39 of 43 people found the following review helpful
An American who lived this as a teen and learned from it,
This review is from: French Women Don't Get Fat (Paperback)At age 55, people often tell me that they envy the way I can apparently eat anything I wish and stay slim. That isn't true, of course, any more than it is for anyone else.
But when I was 19, I went to Paris and worked as an au pair for a year, and after the initial culture shock (no eggs and bacon for breakfast?! supper late and small? Lunch big and SLOW?), I learned that I felt healthier and stronger when I ate in the classic French manner: exactly the diet and routine outlined in this book. For the past 35 years, whenever I feel a little sluggish or put on a few pounds, I return to eating in the French manner to the extent that this is possible in the United States.
That is the real crunch, as mentioned by a number of other reviewers. What is easy in France is difficult here. I live in an urban community where a nice grocery with fresh produce is a short walk away, and I can easily walk to the post office, library, movie theater, etc. I rarely go to a restaurant that is not within a 5 minute walk from my house, and I have a large variety to choose from. A small minority of Americans live in this context.
But I did not always live here. When I have lived in more suburban areas, I thought about ways to simulate a similar life. Some things are easy: park at a small distance from your destination and walk the rest of the way. Get in the habit of stopping on the way home from work to purchase those few fresh fruits or vegetables that will make dinner special. Eat a smaller and later dinner, and do change plates between courses, even if only once. Those four extra plates per family of four are irrelevant, and the difference in eating habits is worth the little effort.
Some things are hard: portion size in restaurants in the US is huge. Good produce can be hard to find and expensive. A smaller and later supper is not appropriate for a child or teen who had to wolf down a quick school lunch in the allotted 25 minutes. Ready-prepared food (usually caloric and bland, and often pumped with preservatives and unpronounceable ingredients) is prominently displayed in the grocery store and very tempting! In suburban areas without sidewalks, any walking at all is risky to one's life and limb. And most of us work more hours than the French and see the preparation of meals after a long day at work as a burden and not a creative process. That is even more true when we take into account that the average family dinner takes less than 15 minutes to devour, and that allows for little sense of pride in the meal that was prepared.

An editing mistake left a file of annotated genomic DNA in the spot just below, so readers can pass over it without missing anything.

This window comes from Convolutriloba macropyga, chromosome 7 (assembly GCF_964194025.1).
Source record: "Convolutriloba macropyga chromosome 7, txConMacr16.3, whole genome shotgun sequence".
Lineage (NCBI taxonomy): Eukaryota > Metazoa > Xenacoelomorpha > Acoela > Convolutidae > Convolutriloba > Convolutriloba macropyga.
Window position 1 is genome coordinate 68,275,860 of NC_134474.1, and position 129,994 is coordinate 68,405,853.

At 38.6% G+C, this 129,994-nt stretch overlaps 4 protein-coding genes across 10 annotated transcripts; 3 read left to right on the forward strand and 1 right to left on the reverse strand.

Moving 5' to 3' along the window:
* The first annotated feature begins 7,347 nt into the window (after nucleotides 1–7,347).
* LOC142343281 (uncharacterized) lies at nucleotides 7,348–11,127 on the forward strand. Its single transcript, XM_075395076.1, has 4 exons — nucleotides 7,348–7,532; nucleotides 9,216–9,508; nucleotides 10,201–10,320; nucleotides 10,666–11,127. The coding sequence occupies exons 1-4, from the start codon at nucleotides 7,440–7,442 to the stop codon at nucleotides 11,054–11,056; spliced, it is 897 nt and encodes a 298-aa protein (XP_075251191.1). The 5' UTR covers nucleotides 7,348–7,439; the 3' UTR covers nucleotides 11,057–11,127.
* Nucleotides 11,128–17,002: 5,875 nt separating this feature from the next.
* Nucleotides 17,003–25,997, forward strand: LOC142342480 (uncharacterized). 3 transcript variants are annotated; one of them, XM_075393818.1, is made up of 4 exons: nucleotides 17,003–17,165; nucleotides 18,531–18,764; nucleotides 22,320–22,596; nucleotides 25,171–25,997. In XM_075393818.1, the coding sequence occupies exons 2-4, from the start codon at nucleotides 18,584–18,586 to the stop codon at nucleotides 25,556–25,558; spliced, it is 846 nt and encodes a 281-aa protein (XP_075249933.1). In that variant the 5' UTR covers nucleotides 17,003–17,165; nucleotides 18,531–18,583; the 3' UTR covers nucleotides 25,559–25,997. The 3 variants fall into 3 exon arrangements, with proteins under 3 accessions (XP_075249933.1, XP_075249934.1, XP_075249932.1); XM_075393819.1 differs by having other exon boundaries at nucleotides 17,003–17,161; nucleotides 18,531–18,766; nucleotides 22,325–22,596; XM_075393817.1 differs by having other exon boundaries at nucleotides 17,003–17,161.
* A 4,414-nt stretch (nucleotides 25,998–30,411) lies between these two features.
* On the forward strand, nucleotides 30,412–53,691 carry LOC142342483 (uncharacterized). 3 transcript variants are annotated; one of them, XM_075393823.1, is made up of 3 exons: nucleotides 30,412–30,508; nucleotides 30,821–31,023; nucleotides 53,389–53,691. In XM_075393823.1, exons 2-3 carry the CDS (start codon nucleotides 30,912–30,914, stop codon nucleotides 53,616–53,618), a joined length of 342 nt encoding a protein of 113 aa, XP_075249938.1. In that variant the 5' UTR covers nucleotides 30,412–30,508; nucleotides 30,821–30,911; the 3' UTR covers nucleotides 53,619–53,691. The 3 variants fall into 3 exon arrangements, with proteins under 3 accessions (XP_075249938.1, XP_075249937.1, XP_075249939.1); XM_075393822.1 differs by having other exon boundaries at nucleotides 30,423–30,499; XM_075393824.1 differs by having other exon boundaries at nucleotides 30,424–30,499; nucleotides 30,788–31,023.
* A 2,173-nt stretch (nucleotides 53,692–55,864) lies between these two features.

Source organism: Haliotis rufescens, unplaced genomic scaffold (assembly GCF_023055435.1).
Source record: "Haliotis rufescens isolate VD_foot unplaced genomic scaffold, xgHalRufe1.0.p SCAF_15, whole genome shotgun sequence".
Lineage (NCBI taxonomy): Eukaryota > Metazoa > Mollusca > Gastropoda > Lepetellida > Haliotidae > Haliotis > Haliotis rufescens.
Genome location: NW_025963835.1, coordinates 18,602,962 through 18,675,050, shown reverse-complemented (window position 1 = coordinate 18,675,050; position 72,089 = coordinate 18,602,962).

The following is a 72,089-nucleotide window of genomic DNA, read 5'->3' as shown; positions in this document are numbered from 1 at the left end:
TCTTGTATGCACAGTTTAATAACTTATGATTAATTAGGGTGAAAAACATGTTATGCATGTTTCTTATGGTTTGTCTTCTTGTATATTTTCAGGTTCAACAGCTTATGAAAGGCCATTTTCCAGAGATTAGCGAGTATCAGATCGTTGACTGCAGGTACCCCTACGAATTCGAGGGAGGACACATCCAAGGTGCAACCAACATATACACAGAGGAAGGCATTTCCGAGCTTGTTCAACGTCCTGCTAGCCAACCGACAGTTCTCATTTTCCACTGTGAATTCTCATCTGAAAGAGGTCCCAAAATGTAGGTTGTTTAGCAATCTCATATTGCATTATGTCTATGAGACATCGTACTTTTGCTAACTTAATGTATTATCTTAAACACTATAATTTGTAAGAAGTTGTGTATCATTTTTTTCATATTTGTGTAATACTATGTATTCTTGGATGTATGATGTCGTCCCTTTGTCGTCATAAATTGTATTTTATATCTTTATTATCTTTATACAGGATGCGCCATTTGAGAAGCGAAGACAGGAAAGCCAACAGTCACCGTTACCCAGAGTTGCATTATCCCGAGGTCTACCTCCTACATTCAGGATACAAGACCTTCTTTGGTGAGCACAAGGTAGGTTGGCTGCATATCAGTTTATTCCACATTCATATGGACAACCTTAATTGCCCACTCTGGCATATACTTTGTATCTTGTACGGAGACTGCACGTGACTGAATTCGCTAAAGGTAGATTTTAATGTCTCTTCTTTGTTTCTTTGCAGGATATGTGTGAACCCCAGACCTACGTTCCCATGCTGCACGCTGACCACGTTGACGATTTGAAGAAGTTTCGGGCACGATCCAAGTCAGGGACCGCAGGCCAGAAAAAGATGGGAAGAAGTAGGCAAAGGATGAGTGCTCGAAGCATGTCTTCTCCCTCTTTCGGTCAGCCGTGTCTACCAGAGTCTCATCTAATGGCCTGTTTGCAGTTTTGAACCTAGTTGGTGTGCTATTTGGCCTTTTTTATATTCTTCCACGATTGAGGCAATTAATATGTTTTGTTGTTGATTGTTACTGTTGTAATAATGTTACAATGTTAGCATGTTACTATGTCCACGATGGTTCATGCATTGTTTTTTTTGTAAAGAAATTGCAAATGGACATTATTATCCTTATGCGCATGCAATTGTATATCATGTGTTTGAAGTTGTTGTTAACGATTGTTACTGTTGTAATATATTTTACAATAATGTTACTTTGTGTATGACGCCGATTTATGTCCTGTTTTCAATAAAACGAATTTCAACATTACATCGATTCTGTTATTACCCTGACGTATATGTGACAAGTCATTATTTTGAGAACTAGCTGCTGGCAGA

Still, I have found over the years that it is worth the effort to emulate the traditional French lifestyle to the extent possible, even if that is sometimes limited to the weekends. When I get too far away from it for too long, I definitely can tell the difference; I have less energy, I feel bloated, and even my skin and hair look dull. A week of consciously living more like the French will revive me.
Several reviewers have pointed out that the French themselves are getting away from these traditions and putting on weight as their lives become more like ours. This is true. It is also true that the French government and health care community see this as a cultural and health crisis, and serious efforts are taken to guide the French back to their traditional lifestyle. Alas, we Americans are held up as a bad example, and (also alas) this is entirely appropriate. Exporting our lifestyle has also exported the health and diet issues that are inescapable and unfortunate by-products.
A final anecdote: two years ago, I was helping the children of an expat French family to make the transition to the English language in an American school system. I met with the daughter to discuss her studies, see what she needed help with, what she did not understand. Her immediate concern was the food pyramid. She simply did not understand the concept. We discussed it at length (in French), and suddenly a light bulb went on: "Oh! Is it to teach Americans how to eat? But why would a person need to learn how to eat? It is so easy! I learn from my family by seeing what is served every day, and I will do the same for my children, of course." Later that week, she was very distressed. The children had been told to keep a food diary, and then to compare it to US dietary guidelines, and to write a short paper on how they could improve their daily diets. Charlotte was nonplussed...there was nothing to change. She asked me if she should eat badly for a day or two so that she would have something to write. This experience really put the whole issue into focus for me. A ten year old French girl knows how to eat well. A ten year old American snacks on junk food and often eats dinner out of a bag. We CAN stop the madness, but our society makes it very difficult. This book can be just the inspiration needed, if approached with an open mind.